A "Silent" Voice-Mail Message from a Debt Collector Is Not Harassment, Judge Rules
Debt collectors will never stop being ingenious when it comes to new ways to be annoying -- it's just part of their DNA, part of what makes a towheaded, strapping young lad say to his proud pop, "Someday I'm going to be a debt collector, Dad!"
Silence is golden, judge rules.
Surreptitiously wiping a proud tear as he rubs the boy's head, Dad can only dream that one day his boy will win a court victory that will go down in the debt-collection annals like the one issued August 15, where a judge ruled that leaving a 20-second silent phone message on an answering machine does not constitute harassment. (H/T Courthouse News Service.)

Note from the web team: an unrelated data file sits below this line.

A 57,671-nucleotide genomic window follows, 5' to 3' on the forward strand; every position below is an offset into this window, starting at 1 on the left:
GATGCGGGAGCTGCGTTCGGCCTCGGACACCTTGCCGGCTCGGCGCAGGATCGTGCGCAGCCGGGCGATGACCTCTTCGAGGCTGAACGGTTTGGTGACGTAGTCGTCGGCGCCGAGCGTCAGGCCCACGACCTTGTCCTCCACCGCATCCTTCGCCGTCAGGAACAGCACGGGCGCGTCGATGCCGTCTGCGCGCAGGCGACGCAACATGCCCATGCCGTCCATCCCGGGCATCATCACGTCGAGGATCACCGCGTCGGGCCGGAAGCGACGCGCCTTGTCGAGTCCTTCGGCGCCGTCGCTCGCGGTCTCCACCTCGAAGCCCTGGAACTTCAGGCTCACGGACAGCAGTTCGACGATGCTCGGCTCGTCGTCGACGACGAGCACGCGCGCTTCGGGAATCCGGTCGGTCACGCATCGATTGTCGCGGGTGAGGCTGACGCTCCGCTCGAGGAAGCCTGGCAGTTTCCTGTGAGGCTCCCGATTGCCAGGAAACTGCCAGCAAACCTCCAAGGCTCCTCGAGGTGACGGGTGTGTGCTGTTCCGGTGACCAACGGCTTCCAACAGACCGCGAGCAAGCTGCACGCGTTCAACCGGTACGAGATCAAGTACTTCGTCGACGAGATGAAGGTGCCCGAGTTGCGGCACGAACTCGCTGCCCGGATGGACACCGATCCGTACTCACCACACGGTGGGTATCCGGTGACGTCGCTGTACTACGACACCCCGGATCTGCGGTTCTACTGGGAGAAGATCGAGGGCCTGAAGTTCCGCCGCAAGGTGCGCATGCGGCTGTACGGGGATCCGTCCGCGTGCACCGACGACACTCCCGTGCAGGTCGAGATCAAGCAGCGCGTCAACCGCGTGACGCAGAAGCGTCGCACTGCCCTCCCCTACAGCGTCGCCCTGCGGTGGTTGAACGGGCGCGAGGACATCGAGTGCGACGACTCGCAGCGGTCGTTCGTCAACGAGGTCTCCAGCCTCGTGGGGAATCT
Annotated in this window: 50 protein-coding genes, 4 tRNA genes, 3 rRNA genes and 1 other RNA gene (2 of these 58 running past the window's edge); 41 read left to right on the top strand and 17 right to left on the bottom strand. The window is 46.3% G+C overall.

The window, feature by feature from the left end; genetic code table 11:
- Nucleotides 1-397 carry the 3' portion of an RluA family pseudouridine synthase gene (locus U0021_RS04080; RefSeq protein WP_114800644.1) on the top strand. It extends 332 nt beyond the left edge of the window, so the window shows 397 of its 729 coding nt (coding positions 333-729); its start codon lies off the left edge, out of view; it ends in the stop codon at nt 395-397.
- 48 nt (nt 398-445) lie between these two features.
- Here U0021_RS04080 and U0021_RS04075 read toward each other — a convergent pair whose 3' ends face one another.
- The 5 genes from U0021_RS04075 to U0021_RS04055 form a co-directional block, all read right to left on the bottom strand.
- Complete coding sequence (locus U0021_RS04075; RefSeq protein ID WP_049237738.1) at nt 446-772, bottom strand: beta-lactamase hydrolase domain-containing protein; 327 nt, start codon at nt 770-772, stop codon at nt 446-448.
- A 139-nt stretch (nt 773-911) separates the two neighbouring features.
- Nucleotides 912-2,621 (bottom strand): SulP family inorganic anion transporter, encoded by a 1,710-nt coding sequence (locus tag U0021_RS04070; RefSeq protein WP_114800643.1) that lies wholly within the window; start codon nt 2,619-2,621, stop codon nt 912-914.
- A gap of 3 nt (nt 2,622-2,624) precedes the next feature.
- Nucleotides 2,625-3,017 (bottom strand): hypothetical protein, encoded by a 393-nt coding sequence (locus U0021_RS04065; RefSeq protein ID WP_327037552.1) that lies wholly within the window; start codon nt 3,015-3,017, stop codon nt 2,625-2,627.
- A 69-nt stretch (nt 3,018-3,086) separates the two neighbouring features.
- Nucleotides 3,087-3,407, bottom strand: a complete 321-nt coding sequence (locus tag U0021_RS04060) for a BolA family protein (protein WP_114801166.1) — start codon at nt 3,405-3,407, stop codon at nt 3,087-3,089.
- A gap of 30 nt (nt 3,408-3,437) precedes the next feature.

"In short, persuasive case law supports the idea that a voicemail is a communication only when it conveys more information than could be gathered from a missed call," U.S. District Judge Gray Miller ruled. "Silence does not meet this standard."
Miller dismissed a complaint by Brenda Garza against collection agency MRS BPO L.L.C. fka MRS Associates Inc.
The ruling did not provide any details on the debt involved.